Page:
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Twenty-nine families in Iron Station, North Carolina, are sleeping better at night. And their daytimes got better, too, after Mennonite Disaster Service (MDS) volunteers constructed a new 60-foot bridge to carry them in and out of their beloved community.

With grants provided by Samaritan’s Purse, Lutheran Disaster Response, Presbyterian Disaster Assistance, and other generous donors to purchase materials, MDS volunteers provided the labor.

Situated on a private dirt road that crosses Reed Creek, the residents were temporarily trapped in their homes in January, when floodwaters washed out the culvert—again.

Local emergency management officials built a temporary bridge wide enough for small all-terrain vehicles (ATVs) to cross—but not cars.

People like Robert Hudson and his wife had to wait for the weather to be dry enough so the road wouldn’t be covered with water. Whether they were going to work, driving to the doctor, or attending church, sometimes they’d either have to travel via ATV—or stay home.

“This bridge? It’s Christmas,” said Hudson. “I mean, we live on a dirt road and most of us live there by choice. It’s quiet. You’re out in the country.”

But the volume of water running through Reed Creek has been growing over the years, and Hudson watched it wash out culvert after culvert, makeshift bridge after makeshift bridge. “I don’t think we’ll ever have to worry about it again,” he said. The concrete-supported bridge span is designed to hold 40 tons—more than a fully-loaded fire truck with water.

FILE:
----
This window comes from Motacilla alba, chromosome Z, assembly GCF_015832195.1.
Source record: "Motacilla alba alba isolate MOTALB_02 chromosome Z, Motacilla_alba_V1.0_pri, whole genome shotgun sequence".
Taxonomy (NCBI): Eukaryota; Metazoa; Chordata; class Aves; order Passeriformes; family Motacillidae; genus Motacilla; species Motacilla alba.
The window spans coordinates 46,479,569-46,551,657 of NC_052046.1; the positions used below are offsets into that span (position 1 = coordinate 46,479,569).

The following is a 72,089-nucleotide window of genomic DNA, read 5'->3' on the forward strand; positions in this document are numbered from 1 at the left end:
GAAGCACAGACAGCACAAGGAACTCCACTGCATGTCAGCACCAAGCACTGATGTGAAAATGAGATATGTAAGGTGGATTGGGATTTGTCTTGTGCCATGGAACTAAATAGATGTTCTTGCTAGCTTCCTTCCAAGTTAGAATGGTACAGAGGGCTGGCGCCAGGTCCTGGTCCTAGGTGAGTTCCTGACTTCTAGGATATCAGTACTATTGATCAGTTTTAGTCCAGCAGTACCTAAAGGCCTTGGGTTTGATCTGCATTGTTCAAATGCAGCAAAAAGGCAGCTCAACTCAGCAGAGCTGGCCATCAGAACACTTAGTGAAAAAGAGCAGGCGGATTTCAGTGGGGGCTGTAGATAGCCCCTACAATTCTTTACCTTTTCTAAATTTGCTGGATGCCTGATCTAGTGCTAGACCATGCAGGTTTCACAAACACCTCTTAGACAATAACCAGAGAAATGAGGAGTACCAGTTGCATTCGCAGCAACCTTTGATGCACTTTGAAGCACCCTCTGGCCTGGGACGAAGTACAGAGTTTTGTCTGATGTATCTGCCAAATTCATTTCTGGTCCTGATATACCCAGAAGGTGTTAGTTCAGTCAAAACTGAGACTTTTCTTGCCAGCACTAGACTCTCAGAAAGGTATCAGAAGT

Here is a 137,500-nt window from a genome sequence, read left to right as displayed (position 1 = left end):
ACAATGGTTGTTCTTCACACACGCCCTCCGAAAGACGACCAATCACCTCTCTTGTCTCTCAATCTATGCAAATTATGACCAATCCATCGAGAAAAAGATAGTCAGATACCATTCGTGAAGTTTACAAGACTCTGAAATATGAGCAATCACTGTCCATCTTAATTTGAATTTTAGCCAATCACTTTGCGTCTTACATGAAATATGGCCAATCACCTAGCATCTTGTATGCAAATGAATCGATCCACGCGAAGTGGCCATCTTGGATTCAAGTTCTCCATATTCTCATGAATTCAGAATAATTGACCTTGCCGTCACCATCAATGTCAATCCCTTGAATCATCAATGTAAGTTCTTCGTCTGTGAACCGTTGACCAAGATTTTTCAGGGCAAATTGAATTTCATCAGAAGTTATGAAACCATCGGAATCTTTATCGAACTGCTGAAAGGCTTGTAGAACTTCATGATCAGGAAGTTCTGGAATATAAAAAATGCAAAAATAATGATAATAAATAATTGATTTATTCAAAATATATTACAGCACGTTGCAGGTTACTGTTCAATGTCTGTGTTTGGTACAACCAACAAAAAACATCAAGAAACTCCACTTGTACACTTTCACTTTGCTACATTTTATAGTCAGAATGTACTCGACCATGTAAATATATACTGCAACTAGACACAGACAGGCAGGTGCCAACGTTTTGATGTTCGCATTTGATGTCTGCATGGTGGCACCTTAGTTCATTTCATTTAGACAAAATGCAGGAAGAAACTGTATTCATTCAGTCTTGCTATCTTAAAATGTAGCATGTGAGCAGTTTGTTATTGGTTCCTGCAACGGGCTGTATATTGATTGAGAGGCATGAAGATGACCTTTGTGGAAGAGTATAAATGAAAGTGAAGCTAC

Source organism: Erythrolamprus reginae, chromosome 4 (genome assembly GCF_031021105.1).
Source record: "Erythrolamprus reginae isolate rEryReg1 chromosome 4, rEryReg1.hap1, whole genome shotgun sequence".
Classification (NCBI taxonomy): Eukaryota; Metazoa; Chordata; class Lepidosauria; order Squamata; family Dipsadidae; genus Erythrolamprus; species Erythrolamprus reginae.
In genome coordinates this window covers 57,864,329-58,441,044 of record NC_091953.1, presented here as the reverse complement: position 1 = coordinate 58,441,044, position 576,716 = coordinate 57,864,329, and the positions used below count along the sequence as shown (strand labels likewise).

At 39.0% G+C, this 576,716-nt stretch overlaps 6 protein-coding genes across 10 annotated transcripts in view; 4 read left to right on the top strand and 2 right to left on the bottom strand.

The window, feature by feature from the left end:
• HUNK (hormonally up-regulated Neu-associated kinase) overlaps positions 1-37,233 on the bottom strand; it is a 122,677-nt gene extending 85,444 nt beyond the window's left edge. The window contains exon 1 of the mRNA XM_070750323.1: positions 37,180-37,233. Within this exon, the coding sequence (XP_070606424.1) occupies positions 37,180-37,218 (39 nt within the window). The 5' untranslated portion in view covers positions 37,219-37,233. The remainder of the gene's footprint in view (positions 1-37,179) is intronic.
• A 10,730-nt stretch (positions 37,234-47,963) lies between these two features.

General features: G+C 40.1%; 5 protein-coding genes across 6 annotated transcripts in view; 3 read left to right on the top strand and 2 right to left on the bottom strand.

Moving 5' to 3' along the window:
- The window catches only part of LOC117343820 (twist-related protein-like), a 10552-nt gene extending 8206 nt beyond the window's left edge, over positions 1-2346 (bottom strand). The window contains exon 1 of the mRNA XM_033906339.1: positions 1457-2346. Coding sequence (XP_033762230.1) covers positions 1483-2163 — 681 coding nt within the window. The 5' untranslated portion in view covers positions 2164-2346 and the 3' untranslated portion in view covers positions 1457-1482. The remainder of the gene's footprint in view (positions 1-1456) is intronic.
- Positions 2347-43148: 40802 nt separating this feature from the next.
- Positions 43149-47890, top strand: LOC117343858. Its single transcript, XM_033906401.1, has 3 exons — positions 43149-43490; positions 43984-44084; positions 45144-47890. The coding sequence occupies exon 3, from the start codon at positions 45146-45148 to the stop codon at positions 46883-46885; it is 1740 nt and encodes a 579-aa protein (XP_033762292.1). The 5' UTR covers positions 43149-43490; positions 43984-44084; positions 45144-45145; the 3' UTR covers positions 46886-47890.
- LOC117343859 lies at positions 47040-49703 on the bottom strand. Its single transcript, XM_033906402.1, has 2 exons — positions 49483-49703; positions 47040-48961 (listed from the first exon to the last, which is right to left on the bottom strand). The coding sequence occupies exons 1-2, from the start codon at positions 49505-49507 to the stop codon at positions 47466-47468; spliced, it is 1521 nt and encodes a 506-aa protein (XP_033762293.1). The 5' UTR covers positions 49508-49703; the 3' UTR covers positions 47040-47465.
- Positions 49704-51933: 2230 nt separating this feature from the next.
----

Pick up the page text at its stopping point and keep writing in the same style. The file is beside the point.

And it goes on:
When a fire broke out in one of the homes several months ago, fire crews had to truck water via small ATV emergency vehicles over the temporary bridge. Nobody was injured but the home was a total loss.

People in Iron Station like their remote location—but they do want help to reach them in an emergency. “It was an unnerving feeling, watching water over the culvert, knowing we were stranded,” said Hudson.

“When it rains, we’d get real nervous—the road was always flooded over or washed out, and we’d get stuck,” agreed Samantha Mitchem, who lives with her mother in the community she describes as “everybody tucked into nooks and crannies—and loving the quiet.”

Another resident, Christian Hickman, after 25 years of living in Iron Station with her son and her husband, who is disabled, had trouble believing they were getting a new bridge—one that will last. “We won’t have to worry anymore,” she said.


MDS bridge program has evolved

MDS volunteers—who built their first bridge in Lincoln County, West Virginia, in 2015—have now built more than 130 bridges. The bridge in Iron Station—coincidentally also in another Lincoln County—is the first MDS bridge in North Carolina.

Over the years, JZ Engineering, based in Harrisonburg, Virginia, under the leadership of longtime MDS partner Johann Zimmermann, has honed the design so that volunteers find the bridges easier to build in the field.

Zimmermann also regularly works with engineering students who volunteer with MDS, building bridges as well as examining the structural integrity of existing bridges.

Students Micaiah Landis, who is studying engineering at Eastern Mennonite University, and Cade Meredith, who is studying materials science at Virginia Tech, volunteered to help construct the bridge in Iron Station.

This summer, they’re also clocking more than 3,500 miles driving to previously-built MDS bridge to see how they’re holding up.

“So far we’ve visited 39 bridges of varying lengths, and they’re all still standing,” said Landis. “We’re focusing on the 2015-16 ones.”

Checking for everything from holes in the decking, to rot in the wood, to corrosion underneath, the students will report their findings to Zimmermann, who regularly reevaluates design and materials.

“It’s a cool opportunity,” said Meredith. “We don’t get to do this kind of hands-on learning in the classroom.”



Susan Kim, MDS Writer 

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